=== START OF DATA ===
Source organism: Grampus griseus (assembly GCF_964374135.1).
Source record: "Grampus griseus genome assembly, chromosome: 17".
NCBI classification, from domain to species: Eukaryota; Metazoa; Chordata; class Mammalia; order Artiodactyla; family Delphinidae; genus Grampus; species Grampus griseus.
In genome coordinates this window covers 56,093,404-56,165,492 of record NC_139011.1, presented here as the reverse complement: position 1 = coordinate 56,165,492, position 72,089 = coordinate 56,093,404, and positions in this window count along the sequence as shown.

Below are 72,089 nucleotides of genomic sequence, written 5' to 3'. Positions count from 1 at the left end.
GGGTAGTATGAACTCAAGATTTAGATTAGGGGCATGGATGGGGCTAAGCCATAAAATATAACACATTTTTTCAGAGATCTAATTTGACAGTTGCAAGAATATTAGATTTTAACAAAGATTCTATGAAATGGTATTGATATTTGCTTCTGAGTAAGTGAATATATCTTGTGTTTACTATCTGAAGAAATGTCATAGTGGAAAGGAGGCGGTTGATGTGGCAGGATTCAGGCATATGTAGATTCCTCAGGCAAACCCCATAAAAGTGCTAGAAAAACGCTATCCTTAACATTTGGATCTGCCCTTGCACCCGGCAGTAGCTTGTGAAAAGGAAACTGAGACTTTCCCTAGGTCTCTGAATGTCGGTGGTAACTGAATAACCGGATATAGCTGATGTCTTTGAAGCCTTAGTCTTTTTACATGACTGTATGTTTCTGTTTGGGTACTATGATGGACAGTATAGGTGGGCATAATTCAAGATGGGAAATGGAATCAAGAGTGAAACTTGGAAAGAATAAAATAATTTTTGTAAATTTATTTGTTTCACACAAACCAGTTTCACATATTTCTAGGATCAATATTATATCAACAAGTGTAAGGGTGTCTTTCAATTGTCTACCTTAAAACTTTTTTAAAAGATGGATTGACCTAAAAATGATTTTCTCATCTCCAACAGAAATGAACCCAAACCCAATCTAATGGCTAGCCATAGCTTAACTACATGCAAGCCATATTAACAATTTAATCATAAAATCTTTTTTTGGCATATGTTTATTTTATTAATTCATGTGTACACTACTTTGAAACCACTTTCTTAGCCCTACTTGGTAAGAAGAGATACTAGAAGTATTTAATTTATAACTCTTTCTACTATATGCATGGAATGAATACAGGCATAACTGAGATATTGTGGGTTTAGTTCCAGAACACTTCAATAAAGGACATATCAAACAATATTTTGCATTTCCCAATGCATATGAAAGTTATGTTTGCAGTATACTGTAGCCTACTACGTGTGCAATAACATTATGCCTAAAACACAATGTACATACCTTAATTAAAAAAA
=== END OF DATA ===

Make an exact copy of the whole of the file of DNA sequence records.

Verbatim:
Source organism: Grampus griseus (assembly GCF_964374135.1).
Source record: "Grampus griseus genome assembly, chromosome: 17".
NCBI classification, from domain to species: Eukaryota; Metazoa; Chordata; class Mammalia; order Artiodactyla; family Delphinidae; genus Grampus; species Grampus griseus.
In genome coordinates this window covers 56,093,404-56,165,492 of record NC_139011.1, presented here as the reverse complement: position 1 = coordinate 56,165,492, position 72,089 = coordinate 56,093,404, and positions in this window count along the sequence as shown.

Below are 72,089 nucleotides of genomic sequence, written 5' to 3'. Positions count from 1 at the left end.
GGGTAGTATGAACTCAAGATTTAGATTAGGGGCATGGATGGGGCTAAGCCATAAAATATAACACATTTTTTCAGAGATCTAATTTGACAGTTGCAAGAATATTAGATTTTAACAAAGATTCTATGAAATGGTATTGATATTTGCTTCTGAGTAAGTGAATATATCTTGTGTTTACTATCTGAAGAAATGTCATAGTGGAAAGGAGGCGGTTGATGTGGCAGGATTCAGGCATATGTAGATTCCTCAGGCAAACCCCATAAAAGTGCTAGAAAAACGCTATCCTTAACATTTGGATCTGCCCTTGCACCCGGCAGTAGCTTGTGAAAAGGAAACTGAGACTTTCCCTAGGTCTCTGAATGTCGGTGGTAACTGAATAACCGGATATAGCTGATGTCTTTGAAGCCTTAGTCTTTTTACATGACTGTATGTTTCTGTTTGGGTACTATGATGGACAGTATAGGTGGGCATAATTCAAGATGGGAAATGGAATCAAGAGTGAAACTTGGAAAGAATAAAATAATTTTTGTAAATTTATTTGTTTCACACAAACCAGTTTCACATATTTCTAGGATCAATATTATATCAACAAGTGTAAGGGTGTCTTTCAATTGTCTACCTTAAAACTTTTTTAAAAGATGGATTGACCTAAAAATGATTTTCTCATCTCCAACAGAAATGAACCCAAACCCAATCTAATGGCTAGCCATAGCTTAACTACATGCAAGCCATATTAACAATTTAATCATAAAATCTTTTTTTGGCATATGTTTATTTTATTAATTCATGTGTACACTACTTTGAAACCACTTTCTTAGCCCTACTTGGTAAGAAGAGATACTAGAAGTATTTAATTTATAACTCTTTCTACTATATGCATGGAATGAATACAGGCATAACTGAGATATTGTGGGTTTAGTTCCAGAACACTTCAATAAAGGACATATCAAACAATATTTTGCATTTCCCAATGCATATGAAAGTTATGTTTGCAGTATACTGTAGCCTACTACGTGTGCAATAACATTATGCCTAAAACACAATGTACATACCTTAATTAAAAAAA